-An inscription stone reused in a wall in Edinburgh, Scotland gives thanks to God
Last Saturday night I went to a concert at Iroquois Amphitheater with my sister and her family. It was a fairly ordinary summer’s night, for any year before last year. But as I wrestled with the fight or flight instinct that now comes with being at the front of a crowd of 2,000 unmasked people belting out lyrics and cheering, it did not feel ordinary at all. And yet it did too somehow. The evening ended with everyone on their feet shouting and clapping, us applauding the band and them applauding us. It was only the 3rd live show they had played since February of 2020, and since my brother-in-law is a huge JJ Grey and Mofro fan we were close enough to see the occasional tear on a band member’s cheek.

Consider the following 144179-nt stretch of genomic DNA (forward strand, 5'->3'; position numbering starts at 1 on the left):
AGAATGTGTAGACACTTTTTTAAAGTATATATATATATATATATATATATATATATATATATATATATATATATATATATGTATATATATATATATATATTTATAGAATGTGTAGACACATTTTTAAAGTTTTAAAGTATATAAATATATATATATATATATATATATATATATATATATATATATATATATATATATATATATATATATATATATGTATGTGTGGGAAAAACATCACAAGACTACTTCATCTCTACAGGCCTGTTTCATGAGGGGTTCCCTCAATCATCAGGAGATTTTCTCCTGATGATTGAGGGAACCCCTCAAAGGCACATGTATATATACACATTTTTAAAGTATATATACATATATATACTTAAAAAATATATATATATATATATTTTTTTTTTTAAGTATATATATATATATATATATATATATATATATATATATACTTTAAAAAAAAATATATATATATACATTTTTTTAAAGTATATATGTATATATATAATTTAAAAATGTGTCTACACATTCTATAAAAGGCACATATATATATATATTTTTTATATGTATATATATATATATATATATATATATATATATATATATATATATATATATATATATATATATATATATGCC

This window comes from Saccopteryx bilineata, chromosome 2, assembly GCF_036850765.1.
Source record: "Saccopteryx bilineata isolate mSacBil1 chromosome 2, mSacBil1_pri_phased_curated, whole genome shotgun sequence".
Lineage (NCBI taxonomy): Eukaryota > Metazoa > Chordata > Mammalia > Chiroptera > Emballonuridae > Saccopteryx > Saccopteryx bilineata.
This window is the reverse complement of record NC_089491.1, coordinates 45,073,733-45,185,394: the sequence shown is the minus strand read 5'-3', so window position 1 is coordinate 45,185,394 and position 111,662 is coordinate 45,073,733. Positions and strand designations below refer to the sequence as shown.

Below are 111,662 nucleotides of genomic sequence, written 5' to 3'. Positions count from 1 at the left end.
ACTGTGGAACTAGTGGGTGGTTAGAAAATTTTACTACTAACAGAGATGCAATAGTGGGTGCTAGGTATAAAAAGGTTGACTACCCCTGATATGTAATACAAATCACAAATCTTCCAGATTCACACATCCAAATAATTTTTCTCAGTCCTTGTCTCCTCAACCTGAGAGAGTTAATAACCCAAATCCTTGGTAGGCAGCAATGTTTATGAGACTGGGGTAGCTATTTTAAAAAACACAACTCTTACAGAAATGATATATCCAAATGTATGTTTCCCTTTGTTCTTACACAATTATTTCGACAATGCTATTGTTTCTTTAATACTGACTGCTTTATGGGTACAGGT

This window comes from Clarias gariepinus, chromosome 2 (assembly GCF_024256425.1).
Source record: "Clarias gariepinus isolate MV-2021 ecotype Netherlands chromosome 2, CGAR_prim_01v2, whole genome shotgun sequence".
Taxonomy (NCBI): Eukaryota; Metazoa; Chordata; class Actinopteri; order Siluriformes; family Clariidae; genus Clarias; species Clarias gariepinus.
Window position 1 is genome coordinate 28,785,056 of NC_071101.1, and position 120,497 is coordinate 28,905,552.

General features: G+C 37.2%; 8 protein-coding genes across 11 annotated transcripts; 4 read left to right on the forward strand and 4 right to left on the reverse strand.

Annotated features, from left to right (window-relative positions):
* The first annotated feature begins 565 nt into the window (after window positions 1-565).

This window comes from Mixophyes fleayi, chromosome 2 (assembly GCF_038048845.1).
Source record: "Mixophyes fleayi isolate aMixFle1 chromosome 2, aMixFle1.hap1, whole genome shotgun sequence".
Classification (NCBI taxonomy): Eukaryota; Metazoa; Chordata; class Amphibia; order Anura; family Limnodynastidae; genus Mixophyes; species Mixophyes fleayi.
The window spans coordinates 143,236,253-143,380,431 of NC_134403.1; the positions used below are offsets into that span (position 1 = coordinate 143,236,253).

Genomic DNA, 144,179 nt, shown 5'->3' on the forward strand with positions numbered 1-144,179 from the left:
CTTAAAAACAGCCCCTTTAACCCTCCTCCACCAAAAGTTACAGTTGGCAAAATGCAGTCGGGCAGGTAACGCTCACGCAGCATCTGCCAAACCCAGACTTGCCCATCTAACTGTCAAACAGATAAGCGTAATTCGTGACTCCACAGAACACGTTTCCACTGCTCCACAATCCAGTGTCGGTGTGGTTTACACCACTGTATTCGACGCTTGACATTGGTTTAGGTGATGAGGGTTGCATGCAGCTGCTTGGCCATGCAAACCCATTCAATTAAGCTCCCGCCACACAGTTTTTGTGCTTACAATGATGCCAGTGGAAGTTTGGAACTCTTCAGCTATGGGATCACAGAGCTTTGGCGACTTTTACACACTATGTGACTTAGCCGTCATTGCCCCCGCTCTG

Gratitude. We are called to live lives of gratitude as Christians, knowing that every moment is a gift from God. For as Lin Manuel Miranda wrote, “Here, nothing is promised. Not one day.” But this Ordinary Time, this summer, things that I would ordinarily have done without thinking about it much come with both residual fear and immense gratitude. I’m hoping the fear eventually recedes, but I pray that the gratitude remains. That I never again take the “ordinary” for granted.
In church speak, though, “Ordinary Time” doesn’t mean plain or undistinguished. It comes from the Latin ordo, to put in rows, to count. It’s what we call the weeks of the church year that have numbers instead of names, like Christmas or Lent have. This coming week is the 15th Week of Ordinary Time. The 1st week was the one following the end of the Christmas Season in January. The counting stopped with the 1st Sunday of Lent and resumed with the week after Pentecost. We’ll be in Ordinary Time now up until the 1st Sunday of Advent. And I’m praying for it to be filled with ordinary times like last Saturday. An Ordinary Time filled with gratitude.
We have greetings for Christmas and Easter. I think Ordinary Time deserves one this summer. Happy 15th Week everybody!